…because I’m an economist and a mom–that’s why!

Fairer Grades for Fairfax County?

January 24th, 2009 . by economistmom

Here’s an update on the grading-scale issue I posted about a few weeks ago.  This story in today’s Washington Post even quotes a classmate of one of my daughters; both of my teenagers attend James Madison High School in Vienna, VA (part of the Fairfax County Public Schools system):

Sydney Sampson, 16, was getting ready for school at 5:30 a.m. yesterday when her father told her that the Fairfax County School Board had voted to abandon the tough grading policy that thousands of parents and students had rallied against.

“I started doing a little happy dance around my room,” the Madison High School sophomore said.

Sydney, who gets mostly A’s and takes two Advanced Placement courses, said the school system’s current grading scale does not show what Fairfax students “are capable of.” She hopes the new policy will better showcase her academic achievements when she applies for college. Her dream since age 4 has been to go to the University of Virginia, she said.

Her enthusiasm for the change in policy was shared around the county. Students and parents have been lobbying for years for the change, citing intense competition for spots at select colleges. On Thursday night, the board relented.

The decades-old policy set the bar for earning an A at 94 and the bar for passing at 64. Most school systems use what is called a 10-point scale, under which scores between 90 and 100 earn an A. At those schools, 60 often is a passing score…

A day after their decision, School Board members were considering how to implement the policy while maintaining the district’s high academic standards.

Thursday’s vote did make some things clear: There will be a new grading system in place by September, and it will be based on a 10-point scale, which means that 90 to 100 percent will result in an A. The scale also will include pluses and minuses.

What remains undecided is whether A-minus would start at 92 or 93, for example, and whether the score required to pass a class will change. This question is likely to inspire more debate. Many board members are uncomfortable with lowering the bar for a passing score.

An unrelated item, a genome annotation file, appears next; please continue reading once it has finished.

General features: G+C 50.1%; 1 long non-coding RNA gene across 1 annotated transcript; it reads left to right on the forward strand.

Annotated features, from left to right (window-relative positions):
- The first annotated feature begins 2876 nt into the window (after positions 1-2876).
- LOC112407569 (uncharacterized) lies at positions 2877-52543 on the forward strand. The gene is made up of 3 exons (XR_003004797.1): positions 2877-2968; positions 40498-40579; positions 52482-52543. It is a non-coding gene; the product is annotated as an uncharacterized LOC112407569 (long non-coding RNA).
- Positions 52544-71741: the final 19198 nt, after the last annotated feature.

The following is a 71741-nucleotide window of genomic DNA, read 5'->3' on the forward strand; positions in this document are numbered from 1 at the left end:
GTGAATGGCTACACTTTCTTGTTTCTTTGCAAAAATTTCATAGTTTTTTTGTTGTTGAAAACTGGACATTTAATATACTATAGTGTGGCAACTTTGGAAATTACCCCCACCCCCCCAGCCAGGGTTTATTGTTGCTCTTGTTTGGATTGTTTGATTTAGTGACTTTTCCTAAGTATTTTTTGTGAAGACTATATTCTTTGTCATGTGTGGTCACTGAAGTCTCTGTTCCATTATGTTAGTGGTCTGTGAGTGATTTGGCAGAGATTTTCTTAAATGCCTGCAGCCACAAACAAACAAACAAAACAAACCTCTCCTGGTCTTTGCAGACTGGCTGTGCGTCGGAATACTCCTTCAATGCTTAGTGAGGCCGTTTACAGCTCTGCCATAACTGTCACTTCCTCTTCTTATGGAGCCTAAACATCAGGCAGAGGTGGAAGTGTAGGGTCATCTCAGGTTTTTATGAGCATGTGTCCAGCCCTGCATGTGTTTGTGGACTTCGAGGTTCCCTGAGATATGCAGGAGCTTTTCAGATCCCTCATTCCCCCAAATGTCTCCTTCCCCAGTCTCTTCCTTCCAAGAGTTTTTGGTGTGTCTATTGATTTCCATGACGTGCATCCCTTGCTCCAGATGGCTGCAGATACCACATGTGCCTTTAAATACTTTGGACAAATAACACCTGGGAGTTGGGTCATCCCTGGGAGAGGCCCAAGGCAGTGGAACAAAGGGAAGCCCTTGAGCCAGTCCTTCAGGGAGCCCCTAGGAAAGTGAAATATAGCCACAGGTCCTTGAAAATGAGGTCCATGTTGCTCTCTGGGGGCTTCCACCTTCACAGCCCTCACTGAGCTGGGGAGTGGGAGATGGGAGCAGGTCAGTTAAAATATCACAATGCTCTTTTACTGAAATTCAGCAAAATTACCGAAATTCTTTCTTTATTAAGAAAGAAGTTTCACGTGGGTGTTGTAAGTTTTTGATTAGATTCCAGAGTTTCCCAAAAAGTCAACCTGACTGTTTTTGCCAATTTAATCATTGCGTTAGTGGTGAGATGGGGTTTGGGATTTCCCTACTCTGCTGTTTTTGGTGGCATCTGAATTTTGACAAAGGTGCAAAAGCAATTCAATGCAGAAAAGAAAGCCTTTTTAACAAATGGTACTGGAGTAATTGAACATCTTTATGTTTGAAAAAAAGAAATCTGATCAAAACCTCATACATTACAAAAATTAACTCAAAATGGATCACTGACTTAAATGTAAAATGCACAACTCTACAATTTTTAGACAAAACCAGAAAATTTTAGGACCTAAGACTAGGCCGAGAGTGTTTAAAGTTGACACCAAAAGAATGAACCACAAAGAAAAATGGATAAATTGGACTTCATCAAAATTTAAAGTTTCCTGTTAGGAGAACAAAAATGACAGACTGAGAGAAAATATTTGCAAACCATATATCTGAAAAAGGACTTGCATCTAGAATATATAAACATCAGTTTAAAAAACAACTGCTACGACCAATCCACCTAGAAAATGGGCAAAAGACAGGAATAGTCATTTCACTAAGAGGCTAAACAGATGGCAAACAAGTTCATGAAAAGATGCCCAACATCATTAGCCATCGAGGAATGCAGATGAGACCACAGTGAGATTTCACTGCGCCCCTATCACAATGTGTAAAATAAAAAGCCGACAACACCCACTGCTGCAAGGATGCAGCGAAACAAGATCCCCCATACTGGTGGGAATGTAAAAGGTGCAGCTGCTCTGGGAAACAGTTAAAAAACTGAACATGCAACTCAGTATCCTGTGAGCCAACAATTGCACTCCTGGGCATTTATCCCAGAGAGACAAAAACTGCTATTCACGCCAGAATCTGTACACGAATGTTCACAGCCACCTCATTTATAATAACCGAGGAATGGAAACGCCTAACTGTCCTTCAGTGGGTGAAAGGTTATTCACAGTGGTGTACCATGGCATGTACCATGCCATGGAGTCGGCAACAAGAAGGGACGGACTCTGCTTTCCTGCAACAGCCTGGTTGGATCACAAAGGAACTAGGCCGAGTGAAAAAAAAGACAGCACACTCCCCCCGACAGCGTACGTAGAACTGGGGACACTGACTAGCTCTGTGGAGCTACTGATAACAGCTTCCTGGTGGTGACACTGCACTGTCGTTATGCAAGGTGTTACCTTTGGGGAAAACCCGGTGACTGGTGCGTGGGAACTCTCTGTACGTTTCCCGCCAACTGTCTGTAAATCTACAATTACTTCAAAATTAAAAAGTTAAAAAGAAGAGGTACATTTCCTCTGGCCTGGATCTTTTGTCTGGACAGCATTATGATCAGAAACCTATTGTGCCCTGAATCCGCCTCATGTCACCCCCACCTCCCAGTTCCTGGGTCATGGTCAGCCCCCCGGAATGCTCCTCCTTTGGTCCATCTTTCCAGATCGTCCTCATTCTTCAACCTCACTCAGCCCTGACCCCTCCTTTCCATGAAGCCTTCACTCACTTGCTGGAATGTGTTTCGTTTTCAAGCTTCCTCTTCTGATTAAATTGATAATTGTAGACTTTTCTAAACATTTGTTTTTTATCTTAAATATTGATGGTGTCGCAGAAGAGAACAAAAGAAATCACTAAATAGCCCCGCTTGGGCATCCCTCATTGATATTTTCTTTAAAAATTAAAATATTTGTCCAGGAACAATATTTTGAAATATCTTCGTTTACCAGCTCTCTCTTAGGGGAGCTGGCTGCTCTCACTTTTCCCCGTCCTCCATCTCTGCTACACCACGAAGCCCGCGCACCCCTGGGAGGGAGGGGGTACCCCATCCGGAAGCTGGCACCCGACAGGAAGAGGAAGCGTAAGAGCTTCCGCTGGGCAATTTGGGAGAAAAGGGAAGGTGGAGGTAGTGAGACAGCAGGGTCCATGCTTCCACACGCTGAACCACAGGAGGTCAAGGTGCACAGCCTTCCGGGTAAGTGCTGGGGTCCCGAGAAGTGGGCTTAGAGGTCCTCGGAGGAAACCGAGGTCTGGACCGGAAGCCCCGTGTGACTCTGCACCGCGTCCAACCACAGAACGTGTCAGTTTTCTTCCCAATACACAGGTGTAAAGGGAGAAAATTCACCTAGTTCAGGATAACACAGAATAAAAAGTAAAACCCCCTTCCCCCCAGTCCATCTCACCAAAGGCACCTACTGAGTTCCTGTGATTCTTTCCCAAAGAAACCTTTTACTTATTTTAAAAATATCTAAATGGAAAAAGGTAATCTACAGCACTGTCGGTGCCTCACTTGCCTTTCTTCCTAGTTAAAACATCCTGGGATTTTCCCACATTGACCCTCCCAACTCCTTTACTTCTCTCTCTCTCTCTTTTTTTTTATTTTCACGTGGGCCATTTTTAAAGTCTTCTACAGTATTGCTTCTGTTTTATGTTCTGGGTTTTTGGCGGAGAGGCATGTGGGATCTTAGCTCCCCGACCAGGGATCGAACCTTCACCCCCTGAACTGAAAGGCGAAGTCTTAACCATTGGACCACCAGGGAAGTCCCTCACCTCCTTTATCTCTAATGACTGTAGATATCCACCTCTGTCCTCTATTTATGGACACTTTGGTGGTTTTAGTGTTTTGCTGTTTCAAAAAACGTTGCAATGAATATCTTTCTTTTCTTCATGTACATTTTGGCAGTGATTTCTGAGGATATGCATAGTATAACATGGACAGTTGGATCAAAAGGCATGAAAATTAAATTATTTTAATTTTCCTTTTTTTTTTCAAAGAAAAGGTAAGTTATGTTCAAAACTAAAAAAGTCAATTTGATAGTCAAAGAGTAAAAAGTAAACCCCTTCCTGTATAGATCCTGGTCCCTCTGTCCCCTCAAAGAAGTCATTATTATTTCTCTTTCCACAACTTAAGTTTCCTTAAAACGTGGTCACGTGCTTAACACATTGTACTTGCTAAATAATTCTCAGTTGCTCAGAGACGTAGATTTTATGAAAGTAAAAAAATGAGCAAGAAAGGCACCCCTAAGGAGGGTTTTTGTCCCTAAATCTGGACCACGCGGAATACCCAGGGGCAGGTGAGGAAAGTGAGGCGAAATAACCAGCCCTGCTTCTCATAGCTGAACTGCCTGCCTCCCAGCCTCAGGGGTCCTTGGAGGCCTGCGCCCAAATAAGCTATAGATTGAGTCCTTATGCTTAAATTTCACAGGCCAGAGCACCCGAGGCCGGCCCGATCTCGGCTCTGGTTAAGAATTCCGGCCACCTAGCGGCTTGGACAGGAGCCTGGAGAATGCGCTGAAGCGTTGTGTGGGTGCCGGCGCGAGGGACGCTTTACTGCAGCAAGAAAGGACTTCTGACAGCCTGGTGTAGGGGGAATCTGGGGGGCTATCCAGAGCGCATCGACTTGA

The School Board asked Superintendent Jack D. Dale to study variations on a 10-point scale and report back by the end of March.

Many students will see an immediate change: an extra GPA point for Advanced Placement or International Baccalaureate classes. Currently, the increase is a half-point. Their recalculated GPAs will be included in transcripts that schools send to colleges every February.

The board also approved a half-point boost for honors classes, but that change will not take effect immediately. School officials plan to review courses offered throughout the county to uniformly define honors classes…

The question mark I place after the title of this post reflects the opinion of my oldest and over-achieving daughter, who because she’s been able to get A’s on the tougher grading scale, feels that the mandated grade inflation now cheapens or devalues her academic currency–i.e., those A’s already on her transcript.  Personally, I think this better levels the academic playing field between Fairfax County schools and the rest of the country, making comparisons across the school districts easier for college admissions committees (and boosting the relative ranking of Fairfax County students).  What my daughter’s really complaining about is that the grading scale in the A range will no longer be refined enough to pick up the fact that as someone who was able to get A’s when the bar was set at 94, she’s better than the students who will move into the A range with the bar lowered to 90.  I think distinguishing between the lower A’s (the new 90-94 range) and higher A’s (the old 94+) using an A- grade might provide some comfort to the already-A students.  And A+’s anyone?  (If that would even work on a 4-point GPA scale.)